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Archives For Grilling
Yesterday was my 34th birthday and I had a wonderful time with family at home while our roof was being replaced (cedar shingles) with a next-gen composite roof (another topic for another time). Despite the hammering, we had a great dinner and this year, my mom gave me a Thermapen, connecting my love of grilling and BBQing and gadgetry. This device was originally designed for laboratory use and now is used by culinary professionals around the world. It displays actual internal or liquid temperatures in 3-4 seconds vs. the 20 most take today. I had the opportunity to try one out at least year’s Eggfest and have been pining for it ever since.
The packaging is well done- each unit is individually calibrated and noted in pen by an inspector, it includes an NSF certification and certificate noting its rated to over 500 degrees. Flip out the temperature probe and it automatically powers up. If you have a chef or grillmaster in your family, this is a must-have gadget for saving them from singed knuckles.
Those who know me know that one of my hobbies is BBQ. Now, this isn’t grilling, this is honest-to-goodness, smoked “slow and low” at 200 degrees for hours BBQ. It stems from many 2am adventures to Wilson’s BBQ with a group of friends back in college in Oklahoma. There, BBQ isn’t just plentiful, it’s a right. Out here in the PacNW, I have yet to find a real honest-to-goodness Texas-style BBQ place that’s not industrialized. So, since 1997, I’ve been learning the art of smoking BBQ.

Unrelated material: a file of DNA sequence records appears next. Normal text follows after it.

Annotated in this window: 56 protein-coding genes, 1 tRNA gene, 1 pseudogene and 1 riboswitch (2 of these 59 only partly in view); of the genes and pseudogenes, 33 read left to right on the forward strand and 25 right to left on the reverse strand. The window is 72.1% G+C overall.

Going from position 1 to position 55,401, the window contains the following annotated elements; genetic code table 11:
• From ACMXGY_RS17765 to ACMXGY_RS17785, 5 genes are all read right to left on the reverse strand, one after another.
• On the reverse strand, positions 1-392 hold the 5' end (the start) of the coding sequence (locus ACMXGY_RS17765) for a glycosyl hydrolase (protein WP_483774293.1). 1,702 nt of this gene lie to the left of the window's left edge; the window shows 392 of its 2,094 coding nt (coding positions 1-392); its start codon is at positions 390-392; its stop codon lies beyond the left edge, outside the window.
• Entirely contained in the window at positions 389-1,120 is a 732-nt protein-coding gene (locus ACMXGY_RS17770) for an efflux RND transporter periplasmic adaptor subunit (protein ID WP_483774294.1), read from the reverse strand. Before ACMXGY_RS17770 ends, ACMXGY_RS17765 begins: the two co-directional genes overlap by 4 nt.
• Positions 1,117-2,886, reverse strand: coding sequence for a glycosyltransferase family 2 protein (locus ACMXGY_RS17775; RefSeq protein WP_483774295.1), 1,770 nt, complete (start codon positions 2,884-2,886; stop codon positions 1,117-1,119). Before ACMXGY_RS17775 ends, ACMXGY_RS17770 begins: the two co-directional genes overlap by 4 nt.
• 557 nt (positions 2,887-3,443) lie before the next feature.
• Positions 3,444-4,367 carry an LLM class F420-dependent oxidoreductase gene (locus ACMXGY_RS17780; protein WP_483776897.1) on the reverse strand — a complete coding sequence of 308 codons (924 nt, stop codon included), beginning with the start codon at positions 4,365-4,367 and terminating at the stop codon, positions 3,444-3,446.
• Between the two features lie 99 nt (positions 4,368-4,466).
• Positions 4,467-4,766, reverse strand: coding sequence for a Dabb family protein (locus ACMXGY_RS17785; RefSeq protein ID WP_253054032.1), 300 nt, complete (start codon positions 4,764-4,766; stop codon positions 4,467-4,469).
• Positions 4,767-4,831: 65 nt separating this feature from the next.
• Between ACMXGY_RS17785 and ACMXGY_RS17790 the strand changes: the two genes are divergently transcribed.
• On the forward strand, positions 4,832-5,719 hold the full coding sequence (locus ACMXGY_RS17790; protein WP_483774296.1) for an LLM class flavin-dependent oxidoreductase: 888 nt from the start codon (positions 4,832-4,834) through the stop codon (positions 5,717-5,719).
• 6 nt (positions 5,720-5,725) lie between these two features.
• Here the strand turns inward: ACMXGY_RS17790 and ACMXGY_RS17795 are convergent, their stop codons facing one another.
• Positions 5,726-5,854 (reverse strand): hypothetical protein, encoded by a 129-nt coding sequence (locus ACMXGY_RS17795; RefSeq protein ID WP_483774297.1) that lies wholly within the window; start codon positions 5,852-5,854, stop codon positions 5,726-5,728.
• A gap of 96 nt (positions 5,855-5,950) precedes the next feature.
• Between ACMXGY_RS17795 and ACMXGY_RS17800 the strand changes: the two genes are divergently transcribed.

I started out small – with an electric smoker at first, a little Weber I still shudder to think about as our electric bill spiked every time I used the thing. Then, it was on to a Great Outdoors Smoky Mountain Series propane water smoker. I’ve been mastering this one for the past four years or so, but I’ve lusting after the ultimate smoker – The Big Green Egg.
The BGE has many converts, including reviewers at the NYTimes and – basically it’s a large ceramic cooker that uses a fraction of the cleaner-burning lump charcoal fuel of other metal-based cookers. Incredibly efficient, it’s based on the same principles used for over 3000 years in Chinese and Japanese Kamodo cookers and Indian tandoors. It can do direct grilling or slow smoking. It’s safer around kids (a plus in my household) and can be used year-round, even in wind and sub-zero temperatures.
So this year, my bonus to myself for a solid review was the beloved Egg. Guy and Nicole, the owners of Thompson’s Hearth & Home, set me up with a large demo egg that had been used only once, knocking a respectable number of dollars off. As we were loading it up into my car, a fellow enthusiast none of us knew was driving by and stopped to chat and congratulate me on my purchase. The skeptic in me thought it was a set up. It turns out he owns a BGE as well. Jeff talked about the instant community he’s seen among Corvette owners. Here, the community came to me. :) I’ve also discovered there’s an annual “Eggstock” of sorts- “Eggtoberfest” during which “Egghead” enthusiasts get together with their eggs. An active set of forums also serve as support- even during the act of cooking if you have questions, you can post and